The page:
Out of the Blue

Meds on Parade

Art for the heart — and everything else

By Deborah Salomon

Illustration By Miranda Glyder

We call PineStraw magazine “The Art and Soul of the Sandhills.” There it is, written on the cover. Soul is amorphous. Art, however, wears many guises. It’s called the “art” of politics — at least in part — because if candidates can’t put on a good show they ain’t goin’ nowhere. They deliver artfully crafted scripts often, per Macbeth, “full of sound and fury, signifying nothing.” They choose well-tailored costumes in (except Nancy Pelosi) conservative colors. I almost fainted when she deplaned at midnight in Taiwan wearing a bubblegum-pink pantsuit.

But this art commentary doesn’t concern MAGA caps or power ties. Rather, the drama rampant in TV ads for prescription and OTC medications.

Now Pelosi’s pantsuit appears Pepto Bismol pink.

This dates from 1997 when the FDA relaxed rules governing direct advertising to consumers, as long as side effects receive prominent billing, along with “Consult a physician.” The U.S. and New Zealand are the only countries that allow direct ads.

Sounds like a win-win-win for patients, docs, ad agencies, drug manufacturers and “everyman” actors. Because, with a few exceptions, glamour-pusses don’t have eczema or hemorrhoids.

Truth be told, drug and health-related ads have taken over prime time TV once dominated by Tony the Tiger. To document this I sat down with pencil, paper and stopwatch. My findings indicate that a typical 2-minute ad break will have four or five commercials, at least three of them drug-related. No more white-coated “physician” or “pharmacist” dispensing advice. These are on-location productions with multiple actors, cartooning, music, special effects. Some are melancholy, offering cancer patients “more time” without suggesting a cure. Others push prevention or detection, hence the now familiar Cologuard logo. The toughest to watch are anti-smoking, where the spokesperson is missing a jawbone or larynx, followed by a black screen announcing “Joe Smith died in 2020.”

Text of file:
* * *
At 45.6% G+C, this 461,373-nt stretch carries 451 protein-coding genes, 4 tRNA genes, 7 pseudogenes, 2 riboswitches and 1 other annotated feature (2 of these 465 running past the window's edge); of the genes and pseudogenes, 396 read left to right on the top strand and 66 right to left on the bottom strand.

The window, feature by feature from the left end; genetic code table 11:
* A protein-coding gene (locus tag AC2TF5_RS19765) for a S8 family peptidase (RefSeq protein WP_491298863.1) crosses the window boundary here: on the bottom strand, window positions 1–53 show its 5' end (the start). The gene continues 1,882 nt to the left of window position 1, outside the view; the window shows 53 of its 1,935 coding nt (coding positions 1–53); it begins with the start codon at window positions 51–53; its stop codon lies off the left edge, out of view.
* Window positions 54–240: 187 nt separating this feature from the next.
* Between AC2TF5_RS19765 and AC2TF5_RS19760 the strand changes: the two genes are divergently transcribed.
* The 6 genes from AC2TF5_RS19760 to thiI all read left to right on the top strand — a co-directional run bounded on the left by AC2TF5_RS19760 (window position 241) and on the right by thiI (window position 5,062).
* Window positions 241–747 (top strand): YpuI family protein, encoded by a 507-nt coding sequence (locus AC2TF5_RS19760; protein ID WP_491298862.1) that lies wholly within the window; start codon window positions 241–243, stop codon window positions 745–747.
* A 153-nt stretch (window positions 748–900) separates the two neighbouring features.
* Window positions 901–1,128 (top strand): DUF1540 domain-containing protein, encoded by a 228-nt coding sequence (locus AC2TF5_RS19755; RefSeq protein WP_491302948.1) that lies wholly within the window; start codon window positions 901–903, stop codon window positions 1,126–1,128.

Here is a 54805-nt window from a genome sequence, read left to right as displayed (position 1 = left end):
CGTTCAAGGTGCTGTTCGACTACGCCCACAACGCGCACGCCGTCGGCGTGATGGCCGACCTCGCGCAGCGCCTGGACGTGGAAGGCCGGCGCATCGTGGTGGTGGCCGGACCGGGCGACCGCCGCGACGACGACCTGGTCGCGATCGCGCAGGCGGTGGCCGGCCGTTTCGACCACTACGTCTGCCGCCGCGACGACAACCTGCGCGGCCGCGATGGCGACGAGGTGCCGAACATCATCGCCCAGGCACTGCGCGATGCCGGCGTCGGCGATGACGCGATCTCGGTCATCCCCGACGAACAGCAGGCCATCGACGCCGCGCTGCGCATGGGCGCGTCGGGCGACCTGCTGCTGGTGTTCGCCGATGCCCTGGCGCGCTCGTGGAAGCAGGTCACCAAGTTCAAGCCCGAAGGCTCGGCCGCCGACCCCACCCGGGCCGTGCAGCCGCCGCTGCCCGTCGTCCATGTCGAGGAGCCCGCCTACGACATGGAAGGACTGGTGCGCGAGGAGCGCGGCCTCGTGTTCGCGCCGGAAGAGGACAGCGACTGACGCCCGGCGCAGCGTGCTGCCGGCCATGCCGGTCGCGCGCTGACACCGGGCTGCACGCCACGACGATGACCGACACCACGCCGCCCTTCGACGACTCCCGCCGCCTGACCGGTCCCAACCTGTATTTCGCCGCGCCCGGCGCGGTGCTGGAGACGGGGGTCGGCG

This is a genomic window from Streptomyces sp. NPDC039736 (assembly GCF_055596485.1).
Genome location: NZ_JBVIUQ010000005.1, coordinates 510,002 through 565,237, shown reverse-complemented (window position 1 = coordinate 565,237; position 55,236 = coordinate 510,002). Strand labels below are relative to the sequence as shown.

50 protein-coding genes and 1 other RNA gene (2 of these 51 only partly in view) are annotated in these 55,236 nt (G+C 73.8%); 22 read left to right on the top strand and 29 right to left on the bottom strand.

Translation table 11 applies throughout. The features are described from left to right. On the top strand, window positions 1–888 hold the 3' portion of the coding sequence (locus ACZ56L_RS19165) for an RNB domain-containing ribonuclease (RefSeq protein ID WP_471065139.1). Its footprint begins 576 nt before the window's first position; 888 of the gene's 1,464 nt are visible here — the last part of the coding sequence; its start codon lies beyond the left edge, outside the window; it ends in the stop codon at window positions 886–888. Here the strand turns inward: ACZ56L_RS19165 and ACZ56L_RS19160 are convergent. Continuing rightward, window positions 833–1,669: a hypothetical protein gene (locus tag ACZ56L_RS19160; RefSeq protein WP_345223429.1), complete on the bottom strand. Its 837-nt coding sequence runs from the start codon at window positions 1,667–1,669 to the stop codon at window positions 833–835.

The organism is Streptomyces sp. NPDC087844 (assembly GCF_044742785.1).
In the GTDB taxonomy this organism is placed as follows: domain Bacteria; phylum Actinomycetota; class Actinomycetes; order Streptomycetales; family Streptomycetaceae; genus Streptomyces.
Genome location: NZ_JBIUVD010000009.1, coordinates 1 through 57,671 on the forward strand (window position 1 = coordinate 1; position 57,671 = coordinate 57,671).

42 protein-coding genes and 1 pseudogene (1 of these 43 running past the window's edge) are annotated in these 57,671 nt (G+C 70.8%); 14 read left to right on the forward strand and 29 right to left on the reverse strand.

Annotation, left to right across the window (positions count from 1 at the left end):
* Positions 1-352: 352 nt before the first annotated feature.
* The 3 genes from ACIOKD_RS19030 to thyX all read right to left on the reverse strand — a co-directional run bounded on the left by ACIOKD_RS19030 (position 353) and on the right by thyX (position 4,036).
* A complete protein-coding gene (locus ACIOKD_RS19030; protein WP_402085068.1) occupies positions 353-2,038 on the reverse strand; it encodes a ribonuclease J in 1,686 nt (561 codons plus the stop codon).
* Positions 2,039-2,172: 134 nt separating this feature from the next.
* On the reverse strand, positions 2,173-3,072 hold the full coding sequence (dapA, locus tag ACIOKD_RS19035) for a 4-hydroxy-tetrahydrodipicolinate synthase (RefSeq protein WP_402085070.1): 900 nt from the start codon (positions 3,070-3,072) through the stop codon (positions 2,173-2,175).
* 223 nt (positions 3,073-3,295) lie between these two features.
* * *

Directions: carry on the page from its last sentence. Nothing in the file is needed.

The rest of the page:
Pets help. A drug that renders HIV-AIDS “undetectable” avoids the click-off by showing a couple bathing a white dog. Most drug ads, however, feature healthy-looking folks at weddings and graduations, none experiencing the dire side effects listed by the voice-over.

Manipulative? Who cares? Big pharma’s goal is to have you clamoring for the drug by name — if you can pronounce and pay for it. Trade names lean on consonants, particularly X, Y, Z and Q minus the U. Pronounce Cibinqo for me, please. At least the trade name Rinvoq is easier than generic upadacitinib.

I finally found an MD willing to comment, albeit anonymously. Slick, unrealistic, exaggerated, providing false hope by innuendo was his verdict, although he chuckled at the one for a bone strengthener, where grannies narrowly avert accidents like tripping on a pine cone or falling off a ladder.

OK, so almost all’s fair in war and medications. I still draw a line below the belt.

Remember diving for the remote when Viagra burst onto the market? Now, usually around suppertime, the menu includes bent carrots, misshapen zucchini, wacky bananas and cukes simulating Peyronie’s Disease. Look it up. After that, a “stool softener” which compares the ailment to “passing a pineapple,” unpeeled, of course, seems tame. But I do laugh at the one where a woman opens the car door only to find a toilet replacing the driver’s seat, followed by the same substitution for her office chair.

At this rate, it’s only a matter of time until Mona Lisa’s smile will be co-opted to confirm a satisfactory, uh, outcome.

As the evening wears on, hucksters hawk a battery-operated ear wax cleaner called Wush and a dainty ladies’ shaver for “down there.” The men’s version for “groin grooming” is called Lawn Mower. Ugh.

But is this ad art? Or are we creating culture icons? Will the Charmin bears join Pooh and Paddington?

Possibly, considering Christie’s sold Andy Warhol’s painting of a Campbell’s condensed soup can, painted in 1961, for $11 million. Today’s artist might immortalize a fancy organic brand.

Literature has its Pulitzers, Broadway its Tonys, films their Oscars. Ads earn statuettes at the annual Clios, which recognize creativity/excellence in advertising. Health care has its own category.

Clio usually takes the high road, honoring foundations conducting medical research. My vote still supports the nerdy Preparation H spokesguy who insists, coyly, that my derriere “deserves expert care.”  PS

Deborah Salomon is a writer for PineStraw and The Pilot. She may be reached at debsalomon@nc.rr.com.

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